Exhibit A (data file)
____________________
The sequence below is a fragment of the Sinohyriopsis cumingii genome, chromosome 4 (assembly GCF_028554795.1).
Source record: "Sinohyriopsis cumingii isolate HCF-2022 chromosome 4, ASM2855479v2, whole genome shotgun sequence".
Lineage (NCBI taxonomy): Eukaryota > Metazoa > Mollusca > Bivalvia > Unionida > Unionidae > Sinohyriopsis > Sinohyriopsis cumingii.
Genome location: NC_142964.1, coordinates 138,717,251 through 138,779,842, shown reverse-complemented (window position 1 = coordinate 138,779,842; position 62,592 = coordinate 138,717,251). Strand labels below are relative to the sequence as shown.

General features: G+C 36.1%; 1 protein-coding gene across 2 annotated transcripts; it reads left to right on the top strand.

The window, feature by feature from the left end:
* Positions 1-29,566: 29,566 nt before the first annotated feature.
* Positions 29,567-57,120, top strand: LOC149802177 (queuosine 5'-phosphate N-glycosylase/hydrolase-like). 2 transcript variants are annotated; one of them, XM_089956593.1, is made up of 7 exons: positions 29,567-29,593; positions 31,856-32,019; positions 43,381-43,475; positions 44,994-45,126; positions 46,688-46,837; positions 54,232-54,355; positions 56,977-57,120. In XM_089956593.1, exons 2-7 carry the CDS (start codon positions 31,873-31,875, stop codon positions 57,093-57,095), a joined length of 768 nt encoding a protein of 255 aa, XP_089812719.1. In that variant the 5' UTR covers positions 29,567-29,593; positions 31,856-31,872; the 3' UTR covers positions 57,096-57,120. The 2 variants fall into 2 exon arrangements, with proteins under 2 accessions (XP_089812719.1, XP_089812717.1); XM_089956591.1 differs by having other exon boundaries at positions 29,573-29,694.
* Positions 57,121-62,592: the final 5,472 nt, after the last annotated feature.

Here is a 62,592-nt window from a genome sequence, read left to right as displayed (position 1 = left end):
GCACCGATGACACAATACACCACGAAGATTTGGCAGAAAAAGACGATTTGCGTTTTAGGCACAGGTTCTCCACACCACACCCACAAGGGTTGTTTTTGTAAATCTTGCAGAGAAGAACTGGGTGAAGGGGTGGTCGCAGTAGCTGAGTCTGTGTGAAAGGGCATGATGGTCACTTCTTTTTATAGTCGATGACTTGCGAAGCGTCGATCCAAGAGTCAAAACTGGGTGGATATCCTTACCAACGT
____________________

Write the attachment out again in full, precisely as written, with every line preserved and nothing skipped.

The sequence below is a fragment of the Sinohyriopsis cumingii genome, chromosome 4 (assembly GCF_028554795.1).
Source record: "Sinohyriopsis cumingii isolate HCF-2022 chromosome 4, ASM2855479v2, whole genome shotgun sequence".
Lineage (NCBI taxonomy): Eukaryota > Metazoa > Mollusca > Bivalvia > Unionida > Unionidae > Sinohyriopsis > Sinohyriopsis cumingii.
Genome location: NC_142964.1, coordinates 138,717,251 through 138,779,842, shown reverse-complemented (window position 1 = coordinate 138,779,842; position 62,592 = coordinate 138,717,251). Strand labels below are relative to the sequence as shown.

General features: G+C 36.1%; 1 protein-coding gene across 2 annotated transcripts; it reads left to right on the top strand.

The window, feature by feature from the left end:
* Positions 1-29,566: 29,566 nt before the first annotated feature.
* Positions 29,567-57,120, top strand: LOC149802177 (queuosine 5'-phosphate N-glycosylase/hydrolase-like). 2 transcript variants are annotated; one of them, XM_089956593.1, is made up of 7 exons: positions 29,567-29,593; positions 31,856-32,019; positions 43,381-43,475; positions 44,994-45,126; positions 46,688-46,837; positions 54,232-54,355; positions 56,977-57,120. In XM_089956593.1, exons 2-7 carry the CDS (start codon positions 31,873-31,875, stop codon positions 57,093-57,095), a joined length of 768 nt encoding a protein of 255 aa, XP_089812719.1. In that variant the 5' UTR covers positions 29,567-29,593; positions 31,856-31,872; the 3' UTR covers positions 57,096-57,120. The 2 variants fall into 2 exon arrangements, with proteins under 2 accessions (XP_089812719.1, XP_089812717.1); XM_089956591.1 differs by having other exon boundaries at positions 29,573-29,694.
* Positions 57,121-62,592: the final 5,472 nt, after the last annotated feature.

Here is a 62,592-nt window from a genome sequence, read left to right as displayed (position 1 = left end):
GCACCGATGACACAATACACCACGAAGATTTGGCAGAAAAAGACGATTTGCGTTTTAGGCACAGGTTCTCCACACCACACCCACAAGGGTTGTTTTTGTAAATCTTGCAGAGAAGAACTGGGTGAAGGGGTGGTCGCAGTAGCTGAGTCTGTGTGAAAGGGCATGATGGTCACTTCTTTTTATAGTCGATGACTTGCGAAGCGTCGATCCAAGAGTCAAAACTGGGTGGATATCCTTACCAACGT